Trial Over What Constitutes a "Road" In Canyonlands National Park: Vestiges of Sagebrush Rebels

Does a wash constitute a road in a national park? Salt Creek, top photo, long as been mired in litigation over the question. The area is rich with natural and cultural resources. Top photo by Ted Zukowski, Earthjustice. Bottom photo by Neal Herbert, National Park Service.

There long have been pockets of disgust over federal land ownership in the West, and perhaps nowhere is that stronger than in Utah, where roughly two-thirds of the landscape is federally managed. While the "Sagebrush Rebellion" mightily reared its head some three decades ago, its waning vestiges are on trial this week over whether a creek bed constitutes a road in Canyonlands National Park.

The poster child of the rebellion rose up on July 4, 1980, when several hundred people gathered in Moab, Utah, on the doorstep of both Canyonlands and Arches national parks, to celebrate the nation's birthday...and decry federal land-management policies. From atop a Caterpillar bulldozer, one carrying a few "Sagebrush Rebel" stickers and spouting a U.S. flag from its smokestack, county officials complained about federal land managers. After firing up the crowd, the politicians fired up the bulldozer and, while following the scant traces of an abandoned mining road, worked to scrape a path into a nearby Wilderness Study Area on U.S. Bureau of Land Management lands.

Litigation, not bulldozers, has littered the landscape in Canyonlands these past 11 years over whether Salt Creek should be open to off-road vehicles. The case returns to a U.S. District Courthouse in Salt Lake City on Monday, September 14, when the government squares off against the state of Utah and one of its counties over the question of whether Salt Creek is a road. Born from springs and snowmelt on the Abajo Mountains just about 5 miles the south of the national park, the meandering creek is most vibrant during flash floods that scour the streambed. For the rest of the year, its thin flow depends largely on the output of occasional springs and storms. When enough water fills the creek, it slowly makes its way 32 miles to the Colorado River.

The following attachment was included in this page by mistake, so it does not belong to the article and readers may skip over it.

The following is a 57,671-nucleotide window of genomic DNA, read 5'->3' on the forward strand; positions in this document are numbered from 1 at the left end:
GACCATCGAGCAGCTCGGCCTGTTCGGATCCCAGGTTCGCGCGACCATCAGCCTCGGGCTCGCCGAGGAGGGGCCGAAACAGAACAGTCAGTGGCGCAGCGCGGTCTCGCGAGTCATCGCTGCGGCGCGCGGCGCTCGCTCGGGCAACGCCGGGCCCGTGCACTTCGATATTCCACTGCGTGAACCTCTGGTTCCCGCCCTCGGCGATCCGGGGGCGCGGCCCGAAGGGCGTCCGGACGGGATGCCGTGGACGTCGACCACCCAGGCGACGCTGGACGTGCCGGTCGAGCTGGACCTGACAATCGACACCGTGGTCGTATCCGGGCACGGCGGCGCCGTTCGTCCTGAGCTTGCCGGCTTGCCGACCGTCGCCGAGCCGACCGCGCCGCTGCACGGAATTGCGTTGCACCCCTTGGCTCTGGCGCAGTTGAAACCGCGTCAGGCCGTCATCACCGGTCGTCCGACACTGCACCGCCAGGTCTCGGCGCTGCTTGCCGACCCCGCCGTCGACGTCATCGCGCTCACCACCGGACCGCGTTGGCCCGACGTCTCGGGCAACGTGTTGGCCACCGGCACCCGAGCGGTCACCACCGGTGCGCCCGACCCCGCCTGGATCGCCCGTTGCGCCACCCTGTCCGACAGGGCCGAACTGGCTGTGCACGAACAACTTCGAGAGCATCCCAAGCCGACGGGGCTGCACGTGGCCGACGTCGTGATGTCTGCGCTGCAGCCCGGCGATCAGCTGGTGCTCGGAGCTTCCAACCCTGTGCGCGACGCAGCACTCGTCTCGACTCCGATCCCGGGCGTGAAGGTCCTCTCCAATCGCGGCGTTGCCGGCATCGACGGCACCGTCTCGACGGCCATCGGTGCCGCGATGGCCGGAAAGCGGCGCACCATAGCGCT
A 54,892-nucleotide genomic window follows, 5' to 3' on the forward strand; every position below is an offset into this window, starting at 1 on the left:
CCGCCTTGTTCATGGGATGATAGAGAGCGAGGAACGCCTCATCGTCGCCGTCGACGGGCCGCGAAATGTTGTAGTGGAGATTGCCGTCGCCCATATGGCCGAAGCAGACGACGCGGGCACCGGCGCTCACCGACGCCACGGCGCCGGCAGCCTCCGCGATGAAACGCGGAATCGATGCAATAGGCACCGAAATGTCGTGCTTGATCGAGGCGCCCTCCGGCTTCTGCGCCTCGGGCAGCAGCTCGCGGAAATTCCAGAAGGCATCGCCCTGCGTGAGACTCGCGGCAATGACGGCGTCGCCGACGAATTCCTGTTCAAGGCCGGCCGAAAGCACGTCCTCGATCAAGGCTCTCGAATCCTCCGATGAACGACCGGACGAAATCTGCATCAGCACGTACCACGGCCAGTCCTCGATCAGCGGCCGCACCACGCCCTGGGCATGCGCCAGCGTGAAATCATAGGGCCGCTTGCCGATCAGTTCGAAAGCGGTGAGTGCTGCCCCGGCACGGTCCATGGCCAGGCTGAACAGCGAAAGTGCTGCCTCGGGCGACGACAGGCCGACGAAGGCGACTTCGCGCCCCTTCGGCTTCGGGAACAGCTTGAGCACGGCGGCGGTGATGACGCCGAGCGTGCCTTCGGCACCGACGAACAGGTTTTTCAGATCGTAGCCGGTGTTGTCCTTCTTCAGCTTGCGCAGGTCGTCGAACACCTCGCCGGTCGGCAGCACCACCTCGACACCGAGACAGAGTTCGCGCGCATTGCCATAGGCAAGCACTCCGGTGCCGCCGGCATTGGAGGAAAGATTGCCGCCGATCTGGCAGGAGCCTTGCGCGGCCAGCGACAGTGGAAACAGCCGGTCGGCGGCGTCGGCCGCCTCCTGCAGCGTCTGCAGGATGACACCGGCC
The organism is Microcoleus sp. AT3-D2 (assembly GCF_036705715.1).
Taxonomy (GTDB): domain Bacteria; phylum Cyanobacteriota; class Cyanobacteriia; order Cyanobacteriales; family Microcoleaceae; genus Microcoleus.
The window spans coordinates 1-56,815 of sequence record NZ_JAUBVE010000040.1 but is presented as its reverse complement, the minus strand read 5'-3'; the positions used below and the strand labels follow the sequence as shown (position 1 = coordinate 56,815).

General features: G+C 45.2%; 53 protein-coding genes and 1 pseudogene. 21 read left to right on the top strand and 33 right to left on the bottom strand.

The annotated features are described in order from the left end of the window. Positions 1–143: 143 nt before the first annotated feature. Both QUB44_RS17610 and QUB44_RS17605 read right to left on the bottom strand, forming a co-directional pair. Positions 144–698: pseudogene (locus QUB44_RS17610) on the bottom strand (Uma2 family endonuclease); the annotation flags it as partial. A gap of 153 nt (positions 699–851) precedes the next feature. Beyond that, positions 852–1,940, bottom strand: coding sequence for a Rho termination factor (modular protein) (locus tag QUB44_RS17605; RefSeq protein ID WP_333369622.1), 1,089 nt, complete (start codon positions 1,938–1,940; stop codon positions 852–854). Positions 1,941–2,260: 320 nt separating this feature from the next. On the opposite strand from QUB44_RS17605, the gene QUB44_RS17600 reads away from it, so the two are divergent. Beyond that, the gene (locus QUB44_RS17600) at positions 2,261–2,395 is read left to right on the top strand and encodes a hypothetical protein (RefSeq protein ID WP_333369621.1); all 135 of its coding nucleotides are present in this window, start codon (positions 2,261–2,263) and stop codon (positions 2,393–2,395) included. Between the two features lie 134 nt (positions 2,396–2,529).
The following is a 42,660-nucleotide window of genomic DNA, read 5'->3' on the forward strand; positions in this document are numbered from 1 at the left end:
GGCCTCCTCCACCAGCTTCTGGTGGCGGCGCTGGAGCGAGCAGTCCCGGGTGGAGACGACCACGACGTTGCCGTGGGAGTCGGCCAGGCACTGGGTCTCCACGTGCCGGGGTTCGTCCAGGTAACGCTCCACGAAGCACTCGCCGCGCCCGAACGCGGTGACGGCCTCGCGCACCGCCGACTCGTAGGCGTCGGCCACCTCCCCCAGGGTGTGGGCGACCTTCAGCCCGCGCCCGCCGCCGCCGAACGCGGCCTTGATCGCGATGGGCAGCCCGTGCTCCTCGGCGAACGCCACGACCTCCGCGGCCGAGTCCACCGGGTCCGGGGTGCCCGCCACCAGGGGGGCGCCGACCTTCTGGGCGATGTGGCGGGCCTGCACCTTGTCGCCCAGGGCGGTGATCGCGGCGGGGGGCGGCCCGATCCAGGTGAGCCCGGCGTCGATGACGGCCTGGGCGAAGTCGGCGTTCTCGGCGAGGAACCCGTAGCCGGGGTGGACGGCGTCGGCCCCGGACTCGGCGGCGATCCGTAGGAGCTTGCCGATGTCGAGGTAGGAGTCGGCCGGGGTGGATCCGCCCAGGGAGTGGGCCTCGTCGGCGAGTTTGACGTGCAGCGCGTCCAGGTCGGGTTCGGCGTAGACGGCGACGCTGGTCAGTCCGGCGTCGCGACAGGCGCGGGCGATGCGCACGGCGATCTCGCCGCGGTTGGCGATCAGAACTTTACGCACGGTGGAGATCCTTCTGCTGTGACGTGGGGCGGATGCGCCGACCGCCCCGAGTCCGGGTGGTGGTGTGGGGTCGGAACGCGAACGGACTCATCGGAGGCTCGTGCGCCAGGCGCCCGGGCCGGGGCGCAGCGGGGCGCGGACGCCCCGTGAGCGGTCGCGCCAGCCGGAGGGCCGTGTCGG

Before the route was closed to vehicles by court order in 1998, most of those who embarked on the suspension-rattling, teeth-gnashing 9-mile or so (one-way) trip came to view spectacular Angel Arch and the surrounding sandstone landscape that is rich with Native American ruins, rock art, and relics.

While the national park came out in January 1995 with a backcountry management plan that placed daily limits on vehicle traffic up Salt Creek -- 10 personal vehicles and two commercial rigs daily, a substantial reduction from the 75 to 100 vehicles a day that would splash up the creek bed during peak holiday weekends, according to Paul Henderson, Canyonlands' assistant superintendent -- the Southern Utah Wilderness Alliance challenged the plan in court on a variety of issues. The one the district court accepted was that this traffic, though reduced, still was impacting resources along Salt Creek and "cannot be reconciled with the (National Park Service) Organic Act’s overarching goal of resource protection.” He immediately directed the park to end vehicle access to Salt Creek.

Since that decision in 1998, the matter has been simmering on the legal front, as appeals have sent the case up to the 10th U.S. Circuit Court of Appeals in Denver and back to the district court. About three years ago, according to Assistant Superintendent Henderson, all parties agreed that the best way to resolve the case was to determine whether San Juan County, a highly visible player during the Sagebrush Rebellion of the 1970s and '80s, had valid "R.S. 2477 rights" to the wash.